The Editors’ Choices are chosen from the submissions from the previous month that show the most potential or otherwise earn the admiration of our Resident Editors. Submissions in four categories — science fiction chapters, fantasy chapters, horror, and short stories — receive a detailed review, meant to be educational for others as well as the author.This month’s reviews are written by Resident Editors Leah Bobet, Jeanne Cavelos, and Judith Tarr. The last four months of Editors’ Choices and their editorial reviews are archived on the workshop.
The Broken Roots (Mahohma I) Chapter 1: The Siege of BRAY’ZAK’YENI by Joseph Ahn
There’s so much to love in this chapter. The depth and breadth of the worldbuilding. The well-drawn characters who play off each other in interesting ways. The prose that, with a few stumbles here and there, is remarkably strong and will be stronger with polish. And that twist in the end—lovely.
The overall structure makes sense to me, with the heir coming in person to confront his Empress with hard facts. I do however have questions about the details—and I mean this literally. There is so much backstory here, so much intricate politics, and so many names and places and events to keep track of. In many ways this feels like a chapter from the middle of the book rather than an opener.
At the beginning of a novel, the reader isn’t invested yet. They don’t know the characters or their world. In secondary-world fantasy especially, everything is strange. They have to be won over; they need reasons to learn the new vocabulary and history and culture.
For the author, it can be a challenge to introduce their world to someone who is completely new to it. Complex worldbuilders especially have to figure out how much information is enough, and how much is too much. Here, there’s a complicated backstory, and an epic tangle of politics both within and outside the empire. It all comes together in this meeting between Vyxlis and the Empress.
There’s a rule of thumb that Harry Turtledove often cites—and Harry knows all about complicated politics. “In every scene, the writer knows at least five hundred details about that scene, the world, the characters, the history. Their job is figure out which three of those details to pick, that will contain all the rest.”
That’s especially germane to an opening chapter. Later on the novel, characters can sit down and talk over the complicated stuff. The reader is invested by then, and has enough grounding in the world and its peoples to follow along with the discussion. At the beginning, it’s all new, and the writer hasn’t earned the reader’s patience—their goodwill, their willingness (and ability) to absorb a lot of details all at once.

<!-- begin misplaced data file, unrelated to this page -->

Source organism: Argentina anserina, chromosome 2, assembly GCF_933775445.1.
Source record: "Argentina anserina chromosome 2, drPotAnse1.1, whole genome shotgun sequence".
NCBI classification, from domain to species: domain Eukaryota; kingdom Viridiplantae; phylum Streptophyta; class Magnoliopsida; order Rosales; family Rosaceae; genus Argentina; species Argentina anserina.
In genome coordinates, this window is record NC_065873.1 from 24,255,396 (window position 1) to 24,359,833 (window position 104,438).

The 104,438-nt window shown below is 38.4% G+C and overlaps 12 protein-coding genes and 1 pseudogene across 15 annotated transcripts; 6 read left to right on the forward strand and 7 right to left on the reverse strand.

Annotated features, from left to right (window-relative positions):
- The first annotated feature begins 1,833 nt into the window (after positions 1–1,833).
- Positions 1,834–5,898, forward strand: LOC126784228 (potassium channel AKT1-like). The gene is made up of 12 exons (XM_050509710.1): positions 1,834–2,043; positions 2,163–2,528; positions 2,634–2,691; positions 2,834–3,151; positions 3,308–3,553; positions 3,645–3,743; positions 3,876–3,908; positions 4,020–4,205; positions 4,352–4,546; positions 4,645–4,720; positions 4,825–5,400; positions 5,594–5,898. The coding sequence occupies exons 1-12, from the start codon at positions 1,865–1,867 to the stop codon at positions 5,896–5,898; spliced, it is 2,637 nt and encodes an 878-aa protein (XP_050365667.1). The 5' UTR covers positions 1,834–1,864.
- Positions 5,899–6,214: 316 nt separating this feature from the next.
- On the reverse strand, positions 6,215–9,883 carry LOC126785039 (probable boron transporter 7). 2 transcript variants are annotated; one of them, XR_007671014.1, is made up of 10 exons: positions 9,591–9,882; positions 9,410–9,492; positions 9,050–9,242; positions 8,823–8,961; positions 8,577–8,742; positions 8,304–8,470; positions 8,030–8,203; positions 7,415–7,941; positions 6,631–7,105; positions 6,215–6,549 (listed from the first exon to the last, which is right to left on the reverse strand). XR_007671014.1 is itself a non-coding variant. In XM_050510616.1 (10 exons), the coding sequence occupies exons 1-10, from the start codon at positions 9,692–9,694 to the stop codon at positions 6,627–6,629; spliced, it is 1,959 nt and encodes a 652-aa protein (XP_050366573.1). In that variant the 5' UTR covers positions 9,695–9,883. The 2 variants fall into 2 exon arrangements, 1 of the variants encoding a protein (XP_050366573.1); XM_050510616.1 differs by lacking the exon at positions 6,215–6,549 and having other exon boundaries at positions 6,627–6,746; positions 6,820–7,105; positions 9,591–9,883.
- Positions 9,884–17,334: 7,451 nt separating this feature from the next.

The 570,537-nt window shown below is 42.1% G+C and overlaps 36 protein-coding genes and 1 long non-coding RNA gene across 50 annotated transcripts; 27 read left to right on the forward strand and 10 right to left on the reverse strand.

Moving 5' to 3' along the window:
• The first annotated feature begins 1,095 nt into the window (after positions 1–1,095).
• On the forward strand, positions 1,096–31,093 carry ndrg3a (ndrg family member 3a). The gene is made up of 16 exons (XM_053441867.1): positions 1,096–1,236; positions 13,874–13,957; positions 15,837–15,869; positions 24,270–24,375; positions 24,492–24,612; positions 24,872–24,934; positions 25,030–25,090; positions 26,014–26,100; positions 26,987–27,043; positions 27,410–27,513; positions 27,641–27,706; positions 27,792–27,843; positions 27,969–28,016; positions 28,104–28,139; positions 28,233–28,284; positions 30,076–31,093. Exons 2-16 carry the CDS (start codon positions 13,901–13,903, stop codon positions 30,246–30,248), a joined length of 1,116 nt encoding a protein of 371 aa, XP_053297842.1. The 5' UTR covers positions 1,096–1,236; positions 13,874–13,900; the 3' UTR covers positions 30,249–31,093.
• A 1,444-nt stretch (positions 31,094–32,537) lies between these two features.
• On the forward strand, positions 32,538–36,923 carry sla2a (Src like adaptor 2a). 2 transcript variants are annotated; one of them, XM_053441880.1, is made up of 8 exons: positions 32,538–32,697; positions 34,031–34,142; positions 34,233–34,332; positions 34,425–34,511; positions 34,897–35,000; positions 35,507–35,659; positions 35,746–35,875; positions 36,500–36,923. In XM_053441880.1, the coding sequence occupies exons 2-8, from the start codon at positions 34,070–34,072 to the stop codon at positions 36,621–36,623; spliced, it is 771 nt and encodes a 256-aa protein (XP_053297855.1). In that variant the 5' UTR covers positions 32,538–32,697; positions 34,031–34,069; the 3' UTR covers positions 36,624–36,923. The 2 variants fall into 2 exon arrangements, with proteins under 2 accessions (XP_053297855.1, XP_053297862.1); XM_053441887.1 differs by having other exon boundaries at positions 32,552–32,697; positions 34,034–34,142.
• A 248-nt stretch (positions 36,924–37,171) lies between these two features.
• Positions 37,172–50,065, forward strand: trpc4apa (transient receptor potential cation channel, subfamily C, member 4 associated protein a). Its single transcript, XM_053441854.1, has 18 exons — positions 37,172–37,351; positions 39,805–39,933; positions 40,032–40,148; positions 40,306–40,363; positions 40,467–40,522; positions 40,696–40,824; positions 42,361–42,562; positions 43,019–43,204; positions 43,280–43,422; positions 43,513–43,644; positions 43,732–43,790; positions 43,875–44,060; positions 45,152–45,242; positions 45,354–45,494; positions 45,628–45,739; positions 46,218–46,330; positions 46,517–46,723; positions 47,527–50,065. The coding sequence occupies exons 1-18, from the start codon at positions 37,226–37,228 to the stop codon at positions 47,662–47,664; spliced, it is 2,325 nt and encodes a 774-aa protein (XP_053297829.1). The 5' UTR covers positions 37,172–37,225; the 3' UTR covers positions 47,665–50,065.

The key elements of this chapter are Vixlis’ arrival at the siege, his meeting with the Empress, and the break point near the end when everything changes. The decision to make here is which three (or so) details of the backstory are absolutely essential for the reader’s comprehension, and which of the rest can either be implied in context or left for later scenes. The in-depth discussion of satyr dynastic politics might be concentrated into its simplest form: the chief/king/supreme ruler is dead and his heirs are fighting over who gets to rule. We don’t need all the names or the specifics right at this point. We just need the bare facts. The same goes for internal politics. As wonderful as the depth of detail is, it clogs the works here. One or two essential details, with as few names and terms as are strictly needed for clarity, will give the reader a sense of the issues and the stakes. The names and terms can come in later as they’re relevant.
Some of what’s discussed might be shown as a scene or flashback either here or in a later chapter—probably the latter, since there’s plenty going on this chapter without additional action. We get that there’s a siege, that it’s been going on for months, and that the bean-counters back home are trying to slam on the brakes. We also get that the satyrs are in a political mess of their own, and that might be turned to advantage if the Empress will just listen to her advisors.
In short: Big general details here, while the reader is still finding their footing in this world. More names and specifics later, as they become relevant to the progression of the story. The interaction between the prince and the Empress is what really matters in this chapter, and that shines through beautifully. The rest is pruning and paring and polish, and picking just the right set of details to bring it all together.